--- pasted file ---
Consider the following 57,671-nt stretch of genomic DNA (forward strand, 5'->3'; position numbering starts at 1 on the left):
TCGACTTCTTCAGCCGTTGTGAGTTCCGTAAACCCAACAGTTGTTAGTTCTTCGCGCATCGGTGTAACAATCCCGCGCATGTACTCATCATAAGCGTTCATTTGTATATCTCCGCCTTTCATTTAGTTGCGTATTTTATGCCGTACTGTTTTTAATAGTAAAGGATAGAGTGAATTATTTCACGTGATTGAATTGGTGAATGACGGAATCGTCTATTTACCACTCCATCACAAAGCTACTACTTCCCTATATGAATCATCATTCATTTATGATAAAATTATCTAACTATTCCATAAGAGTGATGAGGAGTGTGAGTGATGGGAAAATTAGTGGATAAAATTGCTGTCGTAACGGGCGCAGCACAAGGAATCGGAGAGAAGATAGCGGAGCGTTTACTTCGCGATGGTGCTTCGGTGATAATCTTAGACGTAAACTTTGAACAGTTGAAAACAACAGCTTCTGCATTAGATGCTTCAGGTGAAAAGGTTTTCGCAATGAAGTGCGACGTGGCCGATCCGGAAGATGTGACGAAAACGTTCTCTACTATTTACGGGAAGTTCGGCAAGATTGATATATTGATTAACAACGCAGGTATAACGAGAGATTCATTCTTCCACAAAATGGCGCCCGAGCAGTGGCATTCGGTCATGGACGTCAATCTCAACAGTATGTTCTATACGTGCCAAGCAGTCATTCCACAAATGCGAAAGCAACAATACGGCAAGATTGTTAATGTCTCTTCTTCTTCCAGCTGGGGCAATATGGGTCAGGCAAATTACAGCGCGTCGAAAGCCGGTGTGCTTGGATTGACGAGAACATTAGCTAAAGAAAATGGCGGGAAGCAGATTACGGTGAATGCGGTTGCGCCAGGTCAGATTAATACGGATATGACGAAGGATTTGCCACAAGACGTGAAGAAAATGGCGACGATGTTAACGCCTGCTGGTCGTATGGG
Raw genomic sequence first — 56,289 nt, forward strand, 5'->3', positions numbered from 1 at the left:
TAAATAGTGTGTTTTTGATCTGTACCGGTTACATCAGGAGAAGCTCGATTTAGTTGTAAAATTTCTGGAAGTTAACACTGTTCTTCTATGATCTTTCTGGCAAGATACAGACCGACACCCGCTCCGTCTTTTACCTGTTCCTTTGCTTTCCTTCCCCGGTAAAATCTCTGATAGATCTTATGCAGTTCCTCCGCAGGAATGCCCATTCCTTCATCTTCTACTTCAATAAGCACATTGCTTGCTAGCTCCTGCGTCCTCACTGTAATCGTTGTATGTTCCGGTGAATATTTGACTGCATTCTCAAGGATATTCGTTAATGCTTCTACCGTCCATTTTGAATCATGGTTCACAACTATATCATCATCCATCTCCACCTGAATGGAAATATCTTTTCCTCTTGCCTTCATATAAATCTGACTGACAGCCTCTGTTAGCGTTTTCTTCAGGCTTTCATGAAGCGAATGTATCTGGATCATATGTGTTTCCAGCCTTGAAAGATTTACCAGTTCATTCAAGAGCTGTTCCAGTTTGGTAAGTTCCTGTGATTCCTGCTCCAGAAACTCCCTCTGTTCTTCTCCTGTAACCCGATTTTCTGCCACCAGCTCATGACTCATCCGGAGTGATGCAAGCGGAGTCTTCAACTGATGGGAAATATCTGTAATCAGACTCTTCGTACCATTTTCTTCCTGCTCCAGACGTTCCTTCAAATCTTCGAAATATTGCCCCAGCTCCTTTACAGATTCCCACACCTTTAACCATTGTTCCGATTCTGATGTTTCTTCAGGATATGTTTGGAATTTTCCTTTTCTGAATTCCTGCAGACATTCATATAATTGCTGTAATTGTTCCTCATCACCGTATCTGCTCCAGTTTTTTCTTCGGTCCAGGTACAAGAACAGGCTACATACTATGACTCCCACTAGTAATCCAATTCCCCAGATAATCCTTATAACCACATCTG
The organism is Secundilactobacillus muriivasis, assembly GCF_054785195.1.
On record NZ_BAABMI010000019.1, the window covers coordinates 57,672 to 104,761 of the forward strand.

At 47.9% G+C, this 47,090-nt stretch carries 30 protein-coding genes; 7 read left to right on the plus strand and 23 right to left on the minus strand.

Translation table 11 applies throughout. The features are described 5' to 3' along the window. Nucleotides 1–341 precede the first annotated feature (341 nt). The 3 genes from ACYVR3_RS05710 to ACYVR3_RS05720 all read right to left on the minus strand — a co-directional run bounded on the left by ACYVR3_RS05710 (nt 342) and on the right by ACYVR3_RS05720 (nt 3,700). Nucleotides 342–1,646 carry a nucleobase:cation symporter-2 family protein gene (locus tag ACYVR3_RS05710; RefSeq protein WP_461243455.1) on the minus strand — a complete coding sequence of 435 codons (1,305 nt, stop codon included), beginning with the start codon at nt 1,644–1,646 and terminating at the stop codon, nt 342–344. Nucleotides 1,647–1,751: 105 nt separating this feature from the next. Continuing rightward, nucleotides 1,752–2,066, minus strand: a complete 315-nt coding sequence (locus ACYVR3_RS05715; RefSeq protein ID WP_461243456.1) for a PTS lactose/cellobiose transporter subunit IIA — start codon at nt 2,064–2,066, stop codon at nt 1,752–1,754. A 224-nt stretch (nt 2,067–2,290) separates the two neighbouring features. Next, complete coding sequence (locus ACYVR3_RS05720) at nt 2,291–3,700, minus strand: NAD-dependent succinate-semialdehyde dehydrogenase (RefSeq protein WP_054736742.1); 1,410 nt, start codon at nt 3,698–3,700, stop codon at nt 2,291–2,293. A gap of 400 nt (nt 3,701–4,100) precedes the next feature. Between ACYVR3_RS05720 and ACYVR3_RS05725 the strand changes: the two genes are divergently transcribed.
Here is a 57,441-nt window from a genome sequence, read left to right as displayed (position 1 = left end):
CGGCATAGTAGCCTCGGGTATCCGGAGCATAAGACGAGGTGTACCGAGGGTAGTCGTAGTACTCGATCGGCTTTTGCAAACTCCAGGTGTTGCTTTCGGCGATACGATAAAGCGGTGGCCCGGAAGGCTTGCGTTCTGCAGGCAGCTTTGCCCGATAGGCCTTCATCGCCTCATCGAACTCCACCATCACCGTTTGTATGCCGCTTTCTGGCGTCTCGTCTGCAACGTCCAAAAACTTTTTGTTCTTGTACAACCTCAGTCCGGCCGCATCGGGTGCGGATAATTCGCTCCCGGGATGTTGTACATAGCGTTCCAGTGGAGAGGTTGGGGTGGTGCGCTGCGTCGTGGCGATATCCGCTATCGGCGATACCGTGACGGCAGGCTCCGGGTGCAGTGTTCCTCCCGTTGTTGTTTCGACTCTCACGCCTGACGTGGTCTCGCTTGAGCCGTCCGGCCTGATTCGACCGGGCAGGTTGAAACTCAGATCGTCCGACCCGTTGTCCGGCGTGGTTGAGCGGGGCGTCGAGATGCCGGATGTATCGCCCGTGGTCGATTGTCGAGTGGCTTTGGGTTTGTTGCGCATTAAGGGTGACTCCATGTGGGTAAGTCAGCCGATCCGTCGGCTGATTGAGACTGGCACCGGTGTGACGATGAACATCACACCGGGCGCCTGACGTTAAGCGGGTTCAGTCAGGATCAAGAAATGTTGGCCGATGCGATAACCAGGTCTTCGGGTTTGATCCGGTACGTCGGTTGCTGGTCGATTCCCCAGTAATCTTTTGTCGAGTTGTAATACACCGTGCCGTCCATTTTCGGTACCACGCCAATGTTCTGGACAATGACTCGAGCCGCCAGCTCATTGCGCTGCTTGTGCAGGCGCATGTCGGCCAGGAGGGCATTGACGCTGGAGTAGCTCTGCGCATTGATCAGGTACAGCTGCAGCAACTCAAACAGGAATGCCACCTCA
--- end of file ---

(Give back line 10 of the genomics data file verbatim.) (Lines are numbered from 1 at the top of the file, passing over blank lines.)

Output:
CGGCATAGTAGCCTCGGGTATCCGGAGCATAAGACGAGGTGTACCGAGGGTAGTCGTAGTACTCGATCGGCTTTTGCAAACTCCAGGTGTTGCTTTCGGCGATACGATAAAGCGGTGGCCCGGAAGGCTTGCGTTCTGCAGGCAGCTTTGCCCGATAGGCCTTCATCGCCTCATCGAACTCCACCATCACCGTTTGTATGCCGCTTTCTGGCGTCTCGTCTGCAACGTCCAAAAACTTTTTGTTCTTGTACAACCTCAGTCCGGCCGCATCGGGTGCGGATAATTCGCTCCCGGGATGTTGTACATAGCGTTCCAGTGGAGAGGTTGGGGTGGTGCGCTGCGTCGTGGCGATATCCGCTATCGGCGATACCGTGACGGCAGGCTCCGGGTGCAGTGTTCCTCCCGTTGTTGTTTCGACTCTCACGCCTGACGTGGTCTCGCTTGAGCCGTCCGGCCTGATTCGACCGGGCAGGTTGAAACTCAGATCGTCCGACCCGTTGTCCGGCGTGGTTGAGCGGGGCGTCGAGATGCCGGATGTATCGCCCGTGGTCGATTGTCGAGTGGCTTTGGGTTTGTTGCGCATTAAGGGTGACTCCATGTGGGTAAGTCAGCCGATCCGTCGGCTGATTGAGACTGGCACCGGTGTGACGATGAACATCACACCGGGCGCCTGACGTTAAGCGGGTTCAGTCAGGATCAAGAAATGTTGGCCGATGCGATAACCAGGTCTTCGGGTTTGATCCGGTACGTCGGTTGCTGGTCGATTCCCCAGTAATCTTTTGTCGAGTTGTAATACACCGTGCCGTCCATTTTCGGTACCACGCCAATGTTCTGGACAATGACTCGAGCCGCCAGCTCATTGCGCTGCTTGTGCAGGCGCATGTCGGCCAGGAGGGCATTGACGCTGGAGTAGCTCTGCGCATTGATCAGGTACAGCTGCAGCAACTCAAACAGGAATGCCACCTCA